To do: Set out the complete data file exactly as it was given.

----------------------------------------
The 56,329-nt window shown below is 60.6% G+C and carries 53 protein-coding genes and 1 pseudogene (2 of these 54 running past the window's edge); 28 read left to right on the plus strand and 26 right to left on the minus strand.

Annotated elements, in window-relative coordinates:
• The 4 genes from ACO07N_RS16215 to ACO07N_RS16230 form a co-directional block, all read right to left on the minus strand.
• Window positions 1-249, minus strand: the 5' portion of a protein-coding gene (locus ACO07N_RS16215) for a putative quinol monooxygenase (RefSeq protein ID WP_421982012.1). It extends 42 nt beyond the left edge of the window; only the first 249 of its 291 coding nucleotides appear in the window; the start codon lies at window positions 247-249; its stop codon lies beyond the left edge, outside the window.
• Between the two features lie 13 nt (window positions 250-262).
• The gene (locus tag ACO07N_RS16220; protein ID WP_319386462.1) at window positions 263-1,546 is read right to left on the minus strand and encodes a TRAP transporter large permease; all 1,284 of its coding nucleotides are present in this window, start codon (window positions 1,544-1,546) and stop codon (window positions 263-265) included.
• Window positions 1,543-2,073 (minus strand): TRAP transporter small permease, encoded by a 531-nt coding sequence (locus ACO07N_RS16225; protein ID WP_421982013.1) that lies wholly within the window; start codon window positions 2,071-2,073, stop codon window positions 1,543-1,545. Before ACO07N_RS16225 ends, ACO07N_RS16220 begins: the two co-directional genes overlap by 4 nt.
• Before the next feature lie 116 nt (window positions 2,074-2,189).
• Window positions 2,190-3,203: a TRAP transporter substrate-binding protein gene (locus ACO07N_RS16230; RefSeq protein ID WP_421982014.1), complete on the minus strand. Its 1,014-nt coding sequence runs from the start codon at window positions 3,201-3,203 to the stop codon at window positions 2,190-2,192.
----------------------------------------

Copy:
The 56,329-nt window shown below is 60.6% G+C and carries 53 protein-coding genes and 1 pseudogene (2 of these 54 running past the window's edge); 28 read left to right on the plus strand and 26 right to left on the minus strand.

Annotated elements, in window-relative coordinates:
• The 4 genes from ACO07N_RS16215 to ACO07N_RS16230 form a co-directional block, all read right to left on the minus strand.
• Window positions 1-249, minus strand: the 5' portion of a protein-coding gene (locus ACO07N_RS16215) for a putative quinol monooxygenase (RefSeq protein ID WP_421982012.1). It extends 42 nt beyond the left edge of the window; only the first 249 of its 291 coding nucleotides appear in the window; the start codon lies at window positions 247-249; its stop codon lies beyond the left edge, outside the window.
• Between the two features lie 13 nt (window positions 250-262).
• The gene (locus tag ACO07N_RS16220; protein ID WP_319386462.1) at window positions 263-1,546 is read right to left on the minus strand and encodes a TRAP transporter large permease; all 1,284 of its coding nucleotides are present in this window, start codon (window positions 1,544-1,546) and stop codon (window positions 263-265) included.
• Window positions 1,543-2,073 (minus strand): TRAP transporter small permease, encoded by a 531-nt coding sequence (locus ACO07N_RS16225; protein ID WP_421982013.1) that lies wholly within the window; start codon window positions 2,071-2,073, stop codon window positions 1,543-1,545. Before ACO07N_RS16225 ends, ACO07N_RS16220 begins: the two co-directional genes overlap by 4 nt.
• Before the next feature lie 116 nt (window positions 2,074-2,189).
• Window positions 2,190-3,203: a TRAP transporter substrate-binding protein gene (locus ACO07N_RS16230; RefSeq protein ID WP_421982014.1), complete on the minus strand. Its 1,014-nt coding sequence runs from the start codon at window positions 3,201-3,203 to the stop codon at window positions 2,190-2,192.